Silvergate’s silver lining: Federal Home Loan Bank flaws are exposed


It has not been a happy new year for the Federal Home Loan Bank of San Francisco or for the $1 trillion Government Sponsored Enterprise (GSE) of which you are a part.

revelations that the $109 billion asset bank funded the crypto industry was followed by charges of “systemic racism” brought against it by its own members. All this while your regulator in Washington conducts a comprehensive review of the GSE.

Earlier this month, reports surfaced that the bank had loaned one of its members, Silvergate Bank, $4.3 billion at a time when Silvergate was experiencing a bank run by their depositors. As bad as it was, it turns out that the Silvergate warehouse leak was caused by the implosion of the crypto operator FTX and its accused founder, Sam Bankman-Fried. there followed credible accusations in american banker by one of its own members that the bank is engaged in “wholesale red line” and is reaping “extraordinary profits”.

If the Federal Home Loan Bank (FHLB) of San Francisco were a bank (it isn’t), examiners would have been on the scene immediately asking direct questions. Questions like: “Did you know that Silvergate was losing deposits fast when it lent you $4.3 billion of taxpayer subsidized money? If you knew, would you think your organization had replaced the Federal Reserve as taxpayers’ lender of last resort to failing banks? Yes, you did it not You know, what kind of due diligence are you running? Did you know that Silvergate is reportedly a key player in the cryptocurrency industry? If you knew, how would lending to a crypto bank square with your housing mission? Yes, you did it not You know, let us introduce you to a term familiar to all other bankers: Know Your Customer.

If FHLB of San Francisco were a publicly traded company, its share price would likely plummet, new leadership would be sought, and investment bankers would be hired to explore the company’s strategic alternatives.

But FHLB of San Francisco is neither a bank nor a publicly traded company. It is an arm of the federal government created by Congress. in 1932 to stimulate housing financing. His support from taxpayers is deep and undeniable.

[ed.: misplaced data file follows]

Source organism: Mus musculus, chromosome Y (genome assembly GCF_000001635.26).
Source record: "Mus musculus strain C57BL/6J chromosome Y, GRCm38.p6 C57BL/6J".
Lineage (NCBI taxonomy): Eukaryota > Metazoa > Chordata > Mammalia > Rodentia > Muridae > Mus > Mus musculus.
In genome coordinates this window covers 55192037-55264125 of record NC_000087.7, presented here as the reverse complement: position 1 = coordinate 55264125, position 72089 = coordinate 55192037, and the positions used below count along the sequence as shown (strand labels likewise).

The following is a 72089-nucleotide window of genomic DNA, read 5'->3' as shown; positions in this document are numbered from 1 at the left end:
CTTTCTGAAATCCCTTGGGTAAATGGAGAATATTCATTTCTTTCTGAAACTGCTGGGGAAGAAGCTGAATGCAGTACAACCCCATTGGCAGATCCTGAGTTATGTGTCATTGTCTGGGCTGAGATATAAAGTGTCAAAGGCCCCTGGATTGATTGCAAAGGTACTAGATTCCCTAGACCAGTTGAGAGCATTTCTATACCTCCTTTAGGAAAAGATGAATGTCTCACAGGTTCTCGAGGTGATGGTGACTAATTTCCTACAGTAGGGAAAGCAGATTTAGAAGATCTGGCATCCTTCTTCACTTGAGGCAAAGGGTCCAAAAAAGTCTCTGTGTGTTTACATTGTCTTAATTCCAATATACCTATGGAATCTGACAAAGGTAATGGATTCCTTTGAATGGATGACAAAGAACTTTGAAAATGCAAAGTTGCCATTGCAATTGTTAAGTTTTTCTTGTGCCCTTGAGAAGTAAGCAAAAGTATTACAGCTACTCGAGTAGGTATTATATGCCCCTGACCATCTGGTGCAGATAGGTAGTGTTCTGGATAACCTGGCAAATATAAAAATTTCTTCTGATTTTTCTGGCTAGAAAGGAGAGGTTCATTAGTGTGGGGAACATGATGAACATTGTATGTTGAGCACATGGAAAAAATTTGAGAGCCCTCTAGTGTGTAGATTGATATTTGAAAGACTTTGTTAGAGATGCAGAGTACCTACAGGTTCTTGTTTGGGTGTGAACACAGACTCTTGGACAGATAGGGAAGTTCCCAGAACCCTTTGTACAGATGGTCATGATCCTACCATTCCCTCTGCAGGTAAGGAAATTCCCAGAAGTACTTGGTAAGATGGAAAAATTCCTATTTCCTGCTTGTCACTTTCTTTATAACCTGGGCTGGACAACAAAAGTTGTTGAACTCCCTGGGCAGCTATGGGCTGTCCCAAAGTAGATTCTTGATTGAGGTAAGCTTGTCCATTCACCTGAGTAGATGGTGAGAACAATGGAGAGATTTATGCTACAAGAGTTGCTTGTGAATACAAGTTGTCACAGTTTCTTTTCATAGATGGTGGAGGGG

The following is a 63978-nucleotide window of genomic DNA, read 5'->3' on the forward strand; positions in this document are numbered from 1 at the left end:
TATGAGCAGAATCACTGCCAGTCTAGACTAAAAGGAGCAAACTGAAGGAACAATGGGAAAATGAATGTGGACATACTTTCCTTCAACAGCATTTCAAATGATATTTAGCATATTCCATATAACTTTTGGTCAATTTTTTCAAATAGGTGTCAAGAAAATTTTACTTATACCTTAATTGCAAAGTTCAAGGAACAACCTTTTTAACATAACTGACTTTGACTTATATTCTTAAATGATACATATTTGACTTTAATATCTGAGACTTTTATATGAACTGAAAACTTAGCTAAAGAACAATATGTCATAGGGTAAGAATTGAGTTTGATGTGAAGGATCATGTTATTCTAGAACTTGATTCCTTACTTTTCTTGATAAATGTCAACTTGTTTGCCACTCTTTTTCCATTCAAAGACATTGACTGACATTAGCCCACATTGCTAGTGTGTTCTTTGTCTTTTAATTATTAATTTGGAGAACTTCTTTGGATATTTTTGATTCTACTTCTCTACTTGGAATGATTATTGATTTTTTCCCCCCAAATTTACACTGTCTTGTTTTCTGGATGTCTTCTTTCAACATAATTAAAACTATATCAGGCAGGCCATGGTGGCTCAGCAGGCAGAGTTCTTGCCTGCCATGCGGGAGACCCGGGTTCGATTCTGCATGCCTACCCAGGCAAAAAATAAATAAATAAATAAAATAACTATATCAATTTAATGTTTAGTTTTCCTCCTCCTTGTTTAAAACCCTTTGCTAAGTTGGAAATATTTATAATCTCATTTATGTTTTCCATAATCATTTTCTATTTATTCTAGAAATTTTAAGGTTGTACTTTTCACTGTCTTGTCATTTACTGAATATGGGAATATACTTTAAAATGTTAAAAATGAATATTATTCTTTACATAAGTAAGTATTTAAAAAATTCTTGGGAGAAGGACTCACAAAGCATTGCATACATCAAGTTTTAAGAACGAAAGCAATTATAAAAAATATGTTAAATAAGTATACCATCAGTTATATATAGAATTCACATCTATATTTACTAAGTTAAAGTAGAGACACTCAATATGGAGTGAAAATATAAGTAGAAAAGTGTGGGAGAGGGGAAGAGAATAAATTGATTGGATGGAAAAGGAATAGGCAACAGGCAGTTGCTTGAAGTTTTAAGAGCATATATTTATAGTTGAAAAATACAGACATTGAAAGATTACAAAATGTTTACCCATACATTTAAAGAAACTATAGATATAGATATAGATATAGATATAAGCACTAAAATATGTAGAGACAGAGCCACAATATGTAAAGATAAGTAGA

For example, you have a credit line of the US Department of the Treasury FHLBanks and the interest on its debt issuances are exempted of federal and state taxes. Congress gave FHLBanks a “super levy” about the FDIC, so every time one of their member banks goes bankrupt, they never lose a dime. Lest there be any doubt about government backing, Congress inserted the word “federal” into the names of each of the 11 FHLBanks.

The FHLBanks couldn’t issue a dollar of debt without taxpayer support. That support is the basis of his high credit ratings. It’s yours sine qua non.

Now, the cardinal rule of crisis management is “Tell the truth.” That rule went out the window when San Francisco’s FHLBank claimed it receives “no taxpayer assistance.” No one bought this bogus attempt to distance itself from the taxpayers who nurture it. The bank was forced to mount a second line of defense days later.

in a careful care public statement, San Francisco’s FHLBank later claimed to have “no supervisory responsibility” over the operations of crypto lender Silvergate, thus apparently having no knowledge of its crypto activities. call this the bank “White House” defending: Paraphrase Claude Rains’ character from the movie, “I’m shocked, shocked,” that the crypto exchange was happening here, as the dealer handed him his winnings.

It’s tempting to dismiss the Silvergate fiasco and the bank’s clumsy response to the subsequent crisis as just a Federal Home Loan Bank gone rogue. That would be a mistake.

FHLBank of San Francisco did not make up the fiction of no taxpayer assistance. He got that blurb from the FHLBanks Council, his Washington lobbyist, who advertises on his website, “Each FHLB operates independently and receives no taxpayer assistance.” He speaks for all 11 FHLBanks by defending this elaborate system from what critics have called “corporate wellness.

Detachment from reality is a strategic weapon of the 11 FHLBanks. Believing their own rhetoric leads them to act antithetical to the interests of the taxpayers who finance them and to turn their backs on the communities they were meant to serve.

When the Federal Housing Finance Agency (FHFA) which regulates FHLBanks announced its “comprehensive review” of the system last summer, was responding to simmering discontent that the FHLBanks had become “largely Irrelevant.” Many ruled out the exercise as a bureaucratic waste of time. Even reformers were skeptical that the FHFA had the authority under its governing charter to make significant reforms.

Silvergate has changed all that. Now, it’s obvious that FHLBanks are not only irrelevant, they can be dangerous. Silvergate has succeeded in highlighting the flaws in this 90 year old system.

There’s an old saying in Washington that goes, “Something is impossible until it becomes inevitable.” sandra thompson, who runs FHFA, no longer has the option to make significant changes to the FHLBanks. Silvergate has given him the mandate to do so.

For decades, the FHLBanks have fed on complacent regulators and a protective Congress. Your regulator is no longer accommodating. Congress will soon tire of defending the indefensible.

Cornelius Hurley teaches financial services law at Boston University School of Law. He served as an independent director of the Federal Home Loan Bank of Boston from 2007 to 2021.

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